Monday, June 14, 2021

Adrian Tomine’s “Easing Back”

 Françoise Mouly in The New Yorker.

For many of us, covid-19 transformed life in a matter of days. 

We have a bit more leisure when it comes to our return, with each person proceeding at their own pace. 

In his new cover, Adrian Tomine, the artist behind one of the most enduring images of quarantine, depicts the lingering presence of the pandemic on our past, our present, and perhaps even our future. 

Tomine recently told us about what he’s looking forward to this summer.

You imagined this moment long before the pandemic began to abate. Do you prefer working on an image over a long period of time or with a tighter turnaround?

I remember submitting a version of this cover last summer, and getting a response along the lines of “I’m not sure we’re there yet.” It was unsettling to realize that—for possibly the first time in my life—I had been overly optimistic. 

When we decided to shelve the image, I felt a real sense of hopelessness, because of what it said about how far we still had to go. And that was kind of ironic, because I don’t even really like parties. But it felt very sweet to revisit the picture, knowing we had arrived at a point that once seemed so distant.

I always prefer gestation over a quick turnaround. I’m often able to improve an image by viewing it with fresh eyes, and this was a perfect example of that. After not looking at it for almost a year, I made a number of revisions to the drawing and basically redid the colors, and I’m grateful I had that opportunity.

During the pandemic, you and your wife were juggling work while taking care of your kids at home. What are you most looking forward to as schools reopen?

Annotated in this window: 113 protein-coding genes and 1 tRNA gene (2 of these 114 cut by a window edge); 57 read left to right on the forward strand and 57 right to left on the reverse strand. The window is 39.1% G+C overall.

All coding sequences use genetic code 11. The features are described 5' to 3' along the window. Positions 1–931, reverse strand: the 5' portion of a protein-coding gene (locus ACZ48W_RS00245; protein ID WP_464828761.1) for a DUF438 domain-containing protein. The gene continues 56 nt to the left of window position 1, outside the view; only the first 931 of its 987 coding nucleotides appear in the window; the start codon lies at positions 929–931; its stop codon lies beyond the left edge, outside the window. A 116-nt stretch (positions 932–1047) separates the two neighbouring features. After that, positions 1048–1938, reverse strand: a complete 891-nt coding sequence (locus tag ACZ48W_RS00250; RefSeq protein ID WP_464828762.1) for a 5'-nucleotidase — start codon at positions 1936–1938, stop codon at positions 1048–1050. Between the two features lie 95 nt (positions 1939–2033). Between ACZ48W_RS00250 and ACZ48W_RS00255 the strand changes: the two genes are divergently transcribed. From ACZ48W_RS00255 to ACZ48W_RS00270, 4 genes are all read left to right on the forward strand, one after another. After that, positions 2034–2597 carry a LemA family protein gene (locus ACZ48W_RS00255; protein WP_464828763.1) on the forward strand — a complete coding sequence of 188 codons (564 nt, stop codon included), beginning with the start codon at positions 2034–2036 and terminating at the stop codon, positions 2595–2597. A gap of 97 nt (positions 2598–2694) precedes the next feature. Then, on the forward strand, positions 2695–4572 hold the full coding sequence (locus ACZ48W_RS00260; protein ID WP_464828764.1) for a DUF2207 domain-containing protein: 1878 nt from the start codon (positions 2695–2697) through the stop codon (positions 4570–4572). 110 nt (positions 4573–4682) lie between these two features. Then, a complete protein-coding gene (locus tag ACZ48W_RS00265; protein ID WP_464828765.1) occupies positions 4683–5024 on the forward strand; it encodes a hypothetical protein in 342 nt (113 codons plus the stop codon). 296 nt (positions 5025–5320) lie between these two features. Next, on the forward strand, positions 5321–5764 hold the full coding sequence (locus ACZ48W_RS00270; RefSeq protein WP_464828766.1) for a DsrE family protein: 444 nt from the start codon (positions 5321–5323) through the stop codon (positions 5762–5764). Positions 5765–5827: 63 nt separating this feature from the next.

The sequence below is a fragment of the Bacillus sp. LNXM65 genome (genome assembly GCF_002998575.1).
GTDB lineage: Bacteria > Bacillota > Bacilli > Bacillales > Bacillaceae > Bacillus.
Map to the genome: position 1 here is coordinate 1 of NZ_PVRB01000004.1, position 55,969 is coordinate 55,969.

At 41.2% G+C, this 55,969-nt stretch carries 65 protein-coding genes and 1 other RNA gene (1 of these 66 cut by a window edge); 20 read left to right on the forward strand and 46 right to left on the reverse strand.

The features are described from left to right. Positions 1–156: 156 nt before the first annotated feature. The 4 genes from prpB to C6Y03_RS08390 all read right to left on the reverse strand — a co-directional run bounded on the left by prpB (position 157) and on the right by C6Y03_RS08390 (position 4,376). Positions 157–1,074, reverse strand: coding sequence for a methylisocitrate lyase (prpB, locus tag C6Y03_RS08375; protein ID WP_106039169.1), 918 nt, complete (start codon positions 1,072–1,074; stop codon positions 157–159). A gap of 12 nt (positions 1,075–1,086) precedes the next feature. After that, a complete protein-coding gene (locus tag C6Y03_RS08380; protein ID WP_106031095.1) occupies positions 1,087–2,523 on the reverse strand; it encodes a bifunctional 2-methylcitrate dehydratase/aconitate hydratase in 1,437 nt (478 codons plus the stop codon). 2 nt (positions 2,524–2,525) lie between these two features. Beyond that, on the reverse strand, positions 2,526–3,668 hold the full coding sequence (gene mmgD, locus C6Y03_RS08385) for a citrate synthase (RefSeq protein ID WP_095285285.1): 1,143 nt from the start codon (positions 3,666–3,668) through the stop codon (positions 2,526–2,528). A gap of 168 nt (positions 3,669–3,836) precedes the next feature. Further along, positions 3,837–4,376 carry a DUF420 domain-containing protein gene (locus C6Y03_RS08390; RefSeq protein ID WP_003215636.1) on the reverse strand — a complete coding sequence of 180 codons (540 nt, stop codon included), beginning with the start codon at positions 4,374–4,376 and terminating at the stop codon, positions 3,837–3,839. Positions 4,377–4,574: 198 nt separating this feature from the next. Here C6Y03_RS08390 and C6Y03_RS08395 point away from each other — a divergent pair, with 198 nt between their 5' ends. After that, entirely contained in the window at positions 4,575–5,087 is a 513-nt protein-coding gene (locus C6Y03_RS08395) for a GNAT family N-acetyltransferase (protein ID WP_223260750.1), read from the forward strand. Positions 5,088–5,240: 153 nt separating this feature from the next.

I’m looking forward to a sense of routine, as well as extended stretches of quiet and solitude. I’m looking forward to taking a break after getting a full morning of work accomplished, eating takeout by myself in front of the TV for half an hour, and then doing some more work. 

I’m looking forward to having a little bit of time to read books and watch movies. And I’m looking forward to missing my kids, and being excited to see them when they get home from school.

I just posed this question to my wife, and she said that she’s looking forward to our kids having a consistent, rigorous educational experience and the sustenance of peer social interaction, which is what I meant to say.

Do you have any summer plans that you’re looking forward to?

I’m hoping that we’ll make it out to California this summer. I lived there for thirty years before moving to New York, and there are friends, family, and restaurants out there that I’ve missed very much over the past year and a half. 

There’s also a movie based on my work that’s coming out in France, and I’d love to see it there, on a screen, with an audience.

All of your covers feel so well-observed. Do you keep a sketchbook or take photos to help you keep track of ideas?

I do keep a sketchbook and take photos, but the truth is most of the note-taking occurs inside my head. It’s similar to how I write: I’ll observe something or come up with an idea, and then I just let it evolve in my brain for as long as possible. 

I try to draw from memory rather than from reference, but I will admit to doing a few Google searches to help with the stuff inside the closet in this image.

You’re working on the film adaptation of “Shortcomings,” one of your early books. Do you have any advice for your younger self?

I’d say, “Don’t write scenes that take place on the subway or on an airplane. And if you’re thinking about adapting this book for film, be prepared to wait awhile.”

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